Black ginseng extract did not adversely affect the main physiological parameters in SD rats

We conducted a 28-day repeated oral toxicity study in SD rats using BGE with proven efficacy to assess its potential health risk. The combined amount of Rb1, Rg1, Rg3 and Rg5 in BGE used for toxicity study was determined to be 12.1 mg/g.

During the whole study period, none of SD rats (n = 10/gender/group) showed any abnormal clinical signs or mortality (data not shown). Regardless of administered doses, no difference was observed among all groups in body weight gain and consumed amount of food and water (Fig. 2). The urinalysis (Supplementary Table 1) and ophthalmological examination (data not shown) conducted in the last week of the study did not find any test substance associated changes.

Fig. 2
figure 2

Changes in body weight, food and water consumption in Sprague-Dawley rats during 28-day oral administration of black ginseng extract (BGE). BGE-treated groups did not show noticeable difference from the control group in the indicated parameters. Circles; male and triangles; female. White, light-grey, dark-grey and black symbols for BGE-treated groups

Normal hematological and serum biochemical profiles in SD rats orally treated with black ginseng extract for 28 days

On completion of BGE administration for 28 days, whole blood was collected from the vena cava and analyzed for hematological parameters (Table 2). The percentage of monocytes was significantly increased in the male 2000 mg/kg group compared to the vehicle control, and remarkable reduction of aPTT was noted in all male groups treated with BGE. There was no notable change observed in all female groups.

Table 2 Hematological and serum biochemical parameters of SD rats orally treated with black ginseng extract for 28 days

Serum biochemical analysis (Table 2) revealed a significant decrease of creatinine in the male 1000 and 2000 mg/kg groups in comparison to the vehicle group, while GGT activity in all the female BGE-treated groups was significantly increased. Despite statistical significance detected in comparison with the respective vehicle control groups, these changes were in the normal range according to our historical data (Supplementary Table 2), denying their association with the toxic effects of BGE.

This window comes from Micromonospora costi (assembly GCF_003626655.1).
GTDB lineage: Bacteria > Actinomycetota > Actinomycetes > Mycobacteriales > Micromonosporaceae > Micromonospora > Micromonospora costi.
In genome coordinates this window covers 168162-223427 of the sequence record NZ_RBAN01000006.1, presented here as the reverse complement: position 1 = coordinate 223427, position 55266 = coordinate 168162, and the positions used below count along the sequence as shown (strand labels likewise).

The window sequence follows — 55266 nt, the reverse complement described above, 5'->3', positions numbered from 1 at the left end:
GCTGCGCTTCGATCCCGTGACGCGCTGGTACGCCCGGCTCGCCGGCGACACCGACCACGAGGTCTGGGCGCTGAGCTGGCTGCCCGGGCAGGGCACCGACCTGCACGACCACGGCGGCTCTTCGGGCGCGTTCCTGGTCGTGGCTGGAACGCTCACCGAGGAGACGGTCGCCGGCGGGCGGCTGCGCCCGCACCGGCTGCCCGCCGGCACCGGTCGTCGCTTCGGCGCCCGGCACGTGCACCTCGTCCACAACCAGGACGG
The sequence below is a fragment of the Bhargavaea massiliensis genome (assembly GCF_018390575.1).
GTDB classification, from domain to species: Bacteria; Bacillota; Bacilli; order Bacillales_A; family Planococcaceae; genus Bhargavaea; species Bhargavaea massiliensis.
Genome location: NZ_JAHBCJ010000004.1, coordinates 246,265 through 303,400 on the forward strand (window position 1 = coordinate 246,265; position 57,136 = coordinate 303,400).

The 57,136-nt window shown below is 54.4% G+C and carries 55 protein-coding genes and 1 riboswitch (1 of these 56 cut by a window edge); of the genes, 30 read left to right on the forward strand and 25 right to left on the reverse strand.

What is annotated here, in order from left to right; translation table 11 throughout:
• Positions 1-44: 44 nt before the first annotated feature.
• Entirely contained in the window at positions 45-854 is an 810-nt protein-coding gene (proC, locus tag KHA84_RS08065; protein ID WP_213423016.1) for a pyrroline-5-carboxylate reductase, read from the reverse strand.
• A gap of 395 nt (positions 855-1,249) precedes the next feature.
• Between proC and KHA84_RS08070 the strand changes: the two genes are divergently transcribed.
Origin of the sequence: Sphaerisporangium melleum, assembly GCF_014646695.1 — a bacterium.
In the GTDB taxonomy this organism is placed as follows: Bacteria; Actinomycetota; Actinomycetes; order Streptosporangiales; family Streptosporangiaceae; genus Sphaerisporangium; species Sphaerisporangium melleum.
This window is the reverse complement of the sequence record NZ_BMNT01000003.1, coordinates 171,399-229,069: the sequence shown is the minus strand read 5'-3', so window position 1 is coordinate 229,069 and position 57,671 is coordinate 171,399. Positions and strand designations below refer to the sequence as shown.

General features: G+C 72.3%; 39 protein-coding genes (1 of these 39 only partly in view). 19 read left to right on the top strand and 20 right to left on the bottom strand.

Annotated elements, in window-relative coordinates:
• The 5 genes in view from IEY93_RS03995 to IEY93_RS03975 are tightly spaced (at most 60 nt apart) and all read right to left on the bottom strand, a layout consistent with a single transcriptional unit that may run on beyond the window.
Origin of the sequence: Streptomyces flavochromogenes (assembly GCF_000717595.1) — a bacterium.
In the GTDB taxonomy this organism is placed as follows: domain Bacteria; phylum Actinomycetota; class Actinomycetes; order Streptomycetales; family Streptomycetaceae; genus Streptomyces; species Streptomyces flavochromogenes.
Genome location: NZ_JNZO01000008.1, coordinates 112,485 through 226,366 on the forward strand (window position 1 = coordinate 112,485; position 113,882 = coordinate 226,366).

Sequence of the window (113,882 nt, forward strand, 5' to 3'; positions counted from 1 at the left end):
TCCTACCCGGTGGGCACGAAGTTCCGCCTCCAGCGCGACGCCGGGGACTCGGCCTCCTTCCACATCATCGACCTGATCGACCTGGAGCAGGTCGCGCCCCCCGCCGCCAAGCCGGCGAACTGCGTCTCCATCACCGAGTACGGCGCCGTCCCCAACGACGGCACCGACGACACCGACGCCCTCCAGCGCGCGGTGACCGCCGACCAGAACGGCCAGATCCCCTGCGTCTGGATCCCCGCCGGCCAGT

Gross and histopathological examination of major organs supported safety of black ginseng extract

Measurement of organ weight (Table 3) revealed that the absolute weight of liver and pituitary gland was significantly increased in the female 2000 mg/kg group compared to the vehicle control group, while remarkable difference in the relative weight was observed in the pituitary gland. The same group was found to have a higher ratio of spleen to body weight. These changes were not considered to be BGE-related based on the findings that the changes were observed in our historical ranges of control animals (Supplementary Table 2) and there was no dose-response relationship.

Table 3 Absolute and relative weight of major organs from SD rats orally treated with black ginseng extract for 28 days

Gross examination of major organs at necropsy identified minor changes including discoloration and colored spots in the lung and thymus at a similar rate between the vehicle control and BGE-treated groups (Supplementary Table 3). Besides these, no other macroscopic lesions were observed. Further examination of all major organs using histopathological techniques did not find any pathologically meaningful lesions in relation to administration of the test substance (Fig. 3; Supplementary Table 4).

Fig. 3
figure 3

Histopathological examination of Sprague-Dawley rats orally treated with black ginseng extract (BGE) for 28 days. Organs excised at necropsy were sectioned into tissue slices and stained with hematoxylin and eosin after fixation, processing and paraffinization. Representative photomicrographs show that histopathological analysis did not find the test substance-related toxic effects in the organs of male and female 2000 mg/kg BGE treated groups compared to the respective control groups. All images were taken at 10x magnification. Scale bars; 100 μm


Ginseng roots have been used as a valuable medicinal herb in oriental medicine from the ancient times and several processing methods have been applied for improvement of medicinal benefits as well as preservation. Since initially developed in Korea, black ginseng has been spread to other countries with recognition of its high pharmacological activities in various diseases. In this study, we investigated subacute toxicity of black ginseng extract in SD rats by oral administration for 28 days.

Prior to the in vivo toxicity study, BGE was assessed for the contents of ginsenosides as well as in vitro cytotoxic activity to confirm the pharmacological validity as a test substance. Consistently with the previous reports [8, 9, 11], HPLC analysis showed efficient accumulation of Rg3 and Rg5 in BGE through the production process. When tested for cytotoxic activity, BGE displayed higher cytotoxicity than RGE in all cell lines tested in the study; BGE showed similarly high potency across the cell lines as indicated by low IC50, whilst the cytotoxic effect of RGE was observed only at the high doses to a lesser degree than BGE.